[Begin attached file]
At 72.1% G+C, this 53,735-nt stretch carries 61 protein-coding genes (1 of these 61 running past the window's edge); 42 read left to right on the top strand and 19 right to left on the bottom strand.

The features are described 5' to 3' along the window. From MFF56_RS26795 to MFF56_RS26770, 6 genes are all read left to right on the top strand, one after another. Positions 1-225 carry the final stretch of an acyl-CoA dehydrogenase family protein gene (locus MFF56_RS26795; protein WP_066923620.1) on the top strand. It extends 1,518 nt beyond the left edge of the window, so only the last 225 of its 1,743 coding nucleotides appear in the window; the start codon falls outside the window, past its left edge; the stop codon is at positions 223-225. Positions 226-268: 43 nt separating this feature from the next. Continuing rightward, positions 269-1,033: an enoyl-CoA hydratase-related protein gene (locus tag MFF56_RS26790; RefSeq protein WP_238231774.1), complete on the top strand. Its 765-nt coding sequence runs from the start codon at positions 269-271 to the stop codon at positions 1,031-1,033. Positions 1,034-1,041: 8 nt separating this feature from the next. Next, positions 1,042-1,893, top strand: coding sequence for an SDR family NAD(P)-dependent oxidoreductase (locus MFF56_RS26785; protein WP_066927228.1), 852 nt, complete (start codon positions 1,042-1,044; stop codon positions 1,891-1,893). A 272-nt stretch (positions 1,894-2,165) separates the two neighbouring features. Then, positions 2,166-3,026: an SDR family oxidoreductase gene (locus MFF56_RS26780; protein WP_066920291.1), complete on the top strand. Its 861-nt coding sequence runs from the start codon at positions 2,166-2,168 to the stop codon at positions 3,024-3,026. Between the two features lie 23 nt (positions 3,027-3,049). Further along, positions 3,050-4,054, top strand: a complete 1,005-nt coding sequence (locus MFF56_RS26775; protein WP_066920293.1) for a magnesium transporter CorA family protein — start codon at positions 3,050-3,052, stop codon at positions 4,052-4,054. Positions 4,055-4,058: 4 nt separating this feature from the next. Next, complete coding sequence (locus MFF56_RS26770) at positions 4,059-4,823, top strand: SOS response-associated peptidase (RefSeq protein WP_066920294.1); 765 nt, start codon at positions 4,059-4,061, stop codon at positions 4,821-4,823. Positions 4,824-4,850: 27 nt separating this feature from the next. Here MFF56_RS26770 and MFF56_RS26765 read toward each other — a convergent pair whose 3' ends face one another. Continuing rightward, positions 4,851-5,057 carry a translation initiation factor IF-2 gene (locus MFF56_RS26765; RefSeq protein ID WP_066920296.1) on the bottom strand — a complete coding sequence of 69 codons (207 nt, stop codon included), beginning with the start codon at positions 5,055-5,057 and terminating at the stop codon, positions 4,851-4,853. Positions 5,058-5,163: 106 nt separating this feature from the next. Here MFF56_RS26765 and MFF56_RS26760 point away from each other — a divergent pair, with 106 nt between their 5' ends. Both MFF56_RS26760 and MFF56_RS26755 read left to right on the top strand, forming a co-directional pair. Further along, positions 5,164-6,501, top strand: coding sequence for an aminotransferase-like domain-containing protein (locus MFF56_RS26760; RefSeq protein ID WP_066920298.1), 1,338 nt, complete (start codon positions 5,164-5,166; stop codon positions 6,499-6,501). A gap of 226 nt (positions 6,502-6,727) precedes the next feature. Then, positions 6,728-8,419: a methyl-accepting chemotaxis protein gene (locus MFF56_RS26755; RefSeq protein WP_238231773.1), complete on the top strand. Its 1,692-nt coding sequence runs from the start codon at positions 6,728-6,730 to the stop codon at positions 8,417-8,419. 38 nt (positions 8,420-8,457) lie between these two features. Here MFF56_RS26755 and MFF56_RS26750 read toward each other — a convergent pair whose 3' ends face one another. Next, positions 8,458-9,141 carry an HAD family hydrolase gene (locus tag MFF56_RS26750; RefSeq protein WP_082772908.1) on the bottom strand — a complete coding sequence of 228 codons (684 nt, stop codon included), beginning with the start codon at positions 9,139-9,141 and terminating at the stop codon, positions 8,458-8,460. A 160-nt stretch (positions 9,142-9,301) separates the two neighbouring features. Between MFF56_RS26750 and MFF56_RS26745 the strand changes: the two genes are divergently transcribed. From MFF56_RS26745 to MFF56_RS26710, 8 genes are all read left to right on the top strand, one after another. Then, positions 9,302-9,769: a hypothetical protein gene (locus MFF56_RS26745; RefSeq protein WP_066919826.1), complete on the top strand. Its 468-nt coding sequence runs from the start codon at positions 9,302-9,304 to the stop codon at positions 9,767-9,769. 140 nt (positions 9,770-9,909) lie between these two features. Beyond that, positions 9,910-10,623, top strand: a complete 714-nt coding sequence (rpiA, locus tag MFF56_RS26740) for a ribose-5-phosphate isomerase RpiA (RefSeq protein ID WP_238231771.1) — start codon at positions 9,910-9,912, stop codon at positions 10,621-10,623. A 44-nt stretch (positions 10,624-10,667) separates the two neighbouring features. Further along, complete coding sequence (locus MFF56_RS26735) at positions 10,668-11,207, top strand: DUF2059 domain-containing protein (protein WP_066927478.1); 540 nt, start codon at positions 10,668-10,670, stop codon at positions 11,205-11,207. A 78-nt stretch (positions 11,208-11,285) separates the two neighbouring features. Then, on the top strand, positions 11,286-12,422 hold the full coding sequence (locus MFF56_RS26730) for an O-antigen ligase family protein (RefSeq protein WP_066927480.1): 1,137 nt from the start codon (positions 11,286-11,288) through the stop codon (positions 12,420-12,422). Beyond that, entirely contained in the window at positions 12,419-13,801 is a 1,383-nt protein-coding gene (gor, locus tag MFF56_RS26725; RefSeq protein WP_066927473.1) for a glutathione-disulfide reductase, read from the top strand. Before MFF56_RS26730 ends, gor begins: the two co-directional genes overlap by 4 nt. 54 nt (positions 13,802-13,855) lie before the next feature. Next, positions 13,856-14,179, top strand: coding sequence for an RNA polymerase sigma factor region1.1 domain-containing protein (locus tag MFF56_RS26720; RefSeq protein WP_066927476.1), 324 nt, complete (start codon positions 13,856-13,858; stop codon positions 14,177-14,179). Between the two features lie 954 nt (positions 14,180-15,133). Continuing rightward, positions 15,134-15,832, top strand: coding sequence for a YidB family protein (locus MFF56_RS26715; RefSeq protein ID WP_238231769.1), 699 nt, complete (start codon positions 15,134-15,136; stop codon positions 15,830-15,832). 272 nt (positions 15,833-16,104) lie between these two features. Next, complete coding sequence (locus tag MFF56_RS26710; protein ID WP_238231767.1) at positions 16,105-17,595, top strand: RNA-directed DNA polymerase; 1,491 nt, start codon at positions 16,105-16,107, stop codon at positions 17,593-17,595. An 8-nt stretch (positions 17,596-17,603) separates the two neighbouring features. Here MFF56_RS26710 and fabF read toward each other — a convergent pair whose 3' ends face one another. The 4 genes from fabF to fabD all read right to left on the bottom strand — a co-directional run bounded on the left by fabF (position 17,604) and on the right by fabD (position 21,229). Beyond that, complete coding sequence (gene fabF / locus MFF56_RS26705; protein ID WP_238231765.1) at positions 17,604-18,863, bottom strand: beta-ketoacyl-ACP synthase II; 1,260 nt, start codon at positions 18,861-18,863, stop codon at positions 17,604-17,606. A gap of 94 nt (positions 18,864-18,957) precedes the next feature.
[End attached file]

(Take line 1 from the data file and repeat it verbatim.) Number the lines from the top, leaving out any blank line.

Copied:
At 72.1% G+C, this 53,735-nt stretch carries 61 protein-coding genes (1 of these 61 running past the window's edge); 42 read left to right on the top strand and 19 right to left on the bottom strand.